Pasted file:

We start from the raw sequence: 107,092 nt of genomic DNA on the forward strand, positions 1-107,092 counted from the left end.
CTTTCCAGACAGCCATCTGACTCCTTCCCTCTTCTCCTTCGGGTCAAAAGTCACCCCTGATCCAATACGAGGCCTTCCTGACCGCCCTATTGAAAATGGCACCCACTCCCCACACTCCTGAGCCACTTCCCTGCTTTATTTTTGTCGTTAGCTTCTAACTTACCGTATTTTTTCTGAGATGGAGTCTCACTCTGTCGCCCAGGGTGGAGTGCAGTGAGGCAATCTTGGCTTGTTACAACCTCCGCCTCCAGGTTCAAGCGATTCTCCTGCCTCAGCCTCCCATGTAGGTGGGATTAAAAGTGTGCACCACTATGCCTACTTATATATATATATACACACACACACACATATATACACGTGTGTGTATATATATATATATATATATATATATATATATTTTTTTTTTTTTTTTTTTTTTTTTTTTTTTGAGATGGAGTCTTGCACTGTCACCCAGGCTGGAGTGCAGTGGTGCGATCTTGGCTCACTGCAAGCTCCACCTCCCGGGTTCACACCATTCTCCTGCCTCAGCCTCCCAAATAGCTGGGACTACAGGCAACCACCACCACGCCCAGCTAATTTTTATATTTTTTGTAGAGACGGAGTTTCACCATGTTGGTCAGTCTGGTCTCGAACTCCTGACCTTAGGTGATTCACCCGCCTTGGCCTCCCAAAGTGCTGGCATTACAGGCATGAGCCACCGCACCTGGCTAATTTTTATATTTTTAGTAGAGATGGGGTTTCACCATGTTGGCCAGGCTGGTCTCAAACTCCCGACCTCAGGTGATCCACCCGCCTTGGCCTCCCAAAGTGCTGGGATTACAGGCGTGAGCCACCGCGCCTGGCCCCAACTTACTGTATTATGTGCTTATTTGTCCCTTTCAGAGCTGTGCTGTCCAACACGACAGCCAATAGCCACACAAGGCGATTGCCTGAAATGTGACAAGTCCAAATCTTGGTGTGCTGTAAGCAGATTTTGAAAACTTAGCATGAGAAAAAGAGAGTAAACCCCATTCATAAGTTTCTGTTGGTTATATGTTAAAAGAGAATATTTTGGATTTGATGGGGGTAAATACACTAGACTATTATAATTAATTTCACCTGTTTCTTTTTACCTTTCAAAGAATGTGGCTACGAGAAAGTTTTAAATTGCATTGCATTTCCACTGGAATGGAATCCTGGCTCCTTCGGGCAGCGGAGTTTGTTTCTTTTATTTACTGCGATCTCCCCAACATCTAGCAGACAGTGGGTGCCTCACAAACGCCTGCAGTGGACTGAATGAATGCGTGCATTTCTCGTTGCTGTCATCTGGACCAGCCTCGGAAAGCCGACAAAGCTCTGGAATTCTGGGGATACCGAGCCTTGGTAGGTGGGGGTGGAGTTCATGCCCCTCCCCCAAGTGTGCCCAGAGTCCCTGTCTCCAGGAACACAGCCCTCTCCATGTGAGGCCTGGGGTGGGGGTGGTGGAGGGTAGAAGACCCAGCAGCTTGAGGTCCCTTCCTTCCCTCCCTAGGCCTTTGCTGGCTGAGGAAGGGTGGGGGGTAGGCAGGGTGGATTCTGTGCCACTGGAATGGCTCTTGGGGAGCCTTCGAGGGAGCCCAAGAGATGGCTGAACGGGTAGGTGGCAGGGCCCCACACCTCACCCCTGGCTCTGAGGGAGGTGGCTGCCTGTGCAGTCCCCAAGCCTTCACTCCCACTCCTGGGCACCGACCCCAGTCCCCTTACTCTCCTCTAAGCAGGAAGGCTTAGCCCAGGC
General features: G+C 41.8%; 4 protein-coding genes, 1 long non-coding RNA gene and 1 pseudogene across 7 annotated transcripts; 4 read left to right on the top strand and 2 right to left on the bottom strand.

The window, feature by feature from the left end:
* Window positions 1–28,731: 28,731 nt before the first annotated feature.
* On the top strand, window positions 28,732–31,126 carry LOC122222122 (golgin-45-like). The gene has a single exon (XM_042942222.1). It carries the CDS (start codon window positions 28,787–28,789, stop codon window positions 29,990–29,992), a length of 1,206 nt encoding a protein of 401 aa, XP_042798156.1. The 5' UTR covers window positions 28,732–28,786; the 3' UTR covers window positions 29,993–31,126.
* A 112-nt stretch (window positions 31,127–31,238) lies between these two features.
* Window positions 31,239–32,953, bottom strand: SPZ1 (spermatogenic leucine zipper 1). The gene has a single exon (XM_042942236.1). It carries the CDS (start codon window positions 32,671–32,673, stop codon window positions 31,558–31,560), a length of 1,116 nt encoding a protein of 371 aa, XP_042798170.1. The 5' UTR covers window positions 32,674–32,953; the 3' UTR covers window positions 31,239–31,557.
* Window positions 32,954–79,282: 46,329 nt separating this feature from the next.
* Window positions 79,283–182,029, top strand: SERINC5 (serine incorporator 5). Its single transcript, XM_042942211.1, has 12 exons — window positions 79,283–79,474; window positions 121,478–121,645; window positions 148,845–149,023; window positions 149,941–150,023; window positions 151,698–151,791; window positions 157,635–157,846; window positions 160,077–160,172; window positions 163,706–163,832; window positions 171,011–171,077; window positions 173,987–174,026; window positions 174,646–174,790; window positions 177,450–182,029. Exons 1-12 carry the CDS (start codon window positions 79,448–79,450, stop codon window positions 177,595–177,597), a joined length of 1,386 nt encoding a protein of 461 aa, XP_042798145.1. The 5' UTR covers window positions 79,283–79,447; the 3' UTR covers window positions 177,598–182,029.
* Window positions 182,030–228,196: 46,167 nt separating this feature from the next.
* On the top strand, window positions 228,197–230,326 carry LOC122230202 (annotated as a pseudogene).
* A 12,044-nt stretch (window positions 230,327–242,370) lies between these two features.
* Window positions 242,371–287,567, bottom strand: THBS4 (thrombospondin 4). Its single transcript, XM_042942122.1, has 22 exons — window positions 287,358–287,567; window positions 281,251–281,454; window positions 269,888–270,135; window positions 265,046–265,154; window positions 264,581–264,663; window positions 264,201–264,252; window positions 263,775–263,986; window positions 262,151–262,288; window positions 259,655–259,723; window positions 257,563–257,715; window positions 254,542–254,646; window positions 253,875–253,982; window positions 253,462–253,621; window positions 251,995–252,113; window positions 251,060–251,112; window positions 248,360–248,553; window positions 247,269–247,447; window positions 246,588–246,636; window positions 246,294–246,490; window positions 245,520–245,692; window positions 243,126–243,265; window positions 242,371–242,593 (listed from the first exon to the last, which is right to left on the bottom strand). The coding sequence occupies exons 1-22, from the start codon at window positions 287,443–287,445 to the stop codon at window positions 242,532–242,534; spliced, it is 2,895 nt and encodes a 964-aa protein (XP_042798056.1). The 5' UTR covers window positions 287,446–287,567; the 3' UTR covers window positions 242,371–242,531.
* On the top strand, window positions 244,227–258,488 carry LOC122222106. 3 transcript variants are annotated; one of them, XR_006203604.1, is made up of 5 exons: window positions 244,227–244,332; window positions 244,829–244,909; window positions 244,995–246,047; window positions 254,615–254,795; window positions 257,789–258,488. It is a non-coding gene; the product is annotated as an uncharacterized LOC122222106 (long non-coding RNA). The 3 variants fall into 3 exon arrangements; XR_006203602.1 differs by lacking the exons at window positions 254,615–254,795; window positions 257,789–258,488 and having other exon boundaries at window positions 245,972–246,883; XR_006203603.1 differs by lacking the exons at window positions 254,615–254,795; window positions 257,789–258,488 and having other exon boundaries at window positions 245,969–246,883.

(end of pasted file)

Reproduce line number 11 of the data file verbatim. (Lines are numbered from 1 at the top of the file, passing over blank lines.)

* Window positions 182,030–228,196: 46,167 nt separating this feature from the next.